Google, Facebook, and Microsoft attempt to shape EU law with massive lobbying effort

FILE - In this Sept. 24, 2019, file photo a sign is shown on a Google building at their campus in Mountain View, Calif. (AP Photo/Jeff Chiu, File)
By Karolina Klaskova
2 Min Read

US technology giants Google, Facebook, and Microsoft spend the most money on lobbying in Europe, according to a study by the Corporate Europe Observatory and LobbyControl. Companies are spending large sums of money as the EU tries to enforce stricter laws aimed at limiting the power of these companies.

The technology sector even outperforms the pharmaceutical, fossil fuels, financial and chemical sectors, which have dominated lobbying in the past.

“The growing lobbying power of large technology companies and the digital industry as a whole reflects the huge and growing role of these industries in society,” the study said. According to it, the cause for concern should be that these platforms can use their influence to make sure that their voices are heard more than the voices of critics in the debate on new rules for digital platforms.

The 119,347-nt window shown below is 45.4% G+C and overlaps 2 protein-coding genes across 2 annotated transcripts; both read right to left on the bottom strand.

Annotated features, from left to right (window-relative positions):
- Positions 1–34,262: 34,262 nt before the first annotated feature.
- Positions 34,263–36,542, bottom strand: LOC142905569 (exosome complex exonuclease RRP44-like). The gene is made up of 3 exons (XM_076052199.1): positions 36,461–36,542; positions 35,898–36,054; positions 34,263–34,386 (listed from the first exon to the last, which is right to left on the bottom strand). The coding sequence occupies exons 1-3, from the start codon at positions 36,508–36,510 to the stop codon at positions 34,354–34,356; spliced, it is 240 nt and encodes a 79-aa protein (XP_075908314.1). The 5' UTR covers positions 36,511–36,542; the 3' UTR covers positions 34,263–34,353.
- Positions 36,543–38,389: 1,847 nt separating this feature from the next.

The study states that 612 companies, groups, and associations spend more than €97 million a year on lobbying in the digital economy. The paper is based on data that companies entered into the EU Transparency Register by mid-June.

Google spent the most money, €5.75 million. This was followed by Facebook, lobbying expenses of which amounted to €5.5 million. Microsoft spent €5.25 million, Apple €3.5 million, Huawei €3 million, and Amazon €2.75 million for the same purpose.

Technology lobbying focuses on two main pieces of legislation. Digital Markets Act and Digital Services Act, which are designed to more tightly control digital platforms and requires them to more closely monitor content.

In addition, the study also warns against connecting the industry to the European Commission (EC). Lobbyists attended three-quarters of the 270 meetings of EC officials on both bills.

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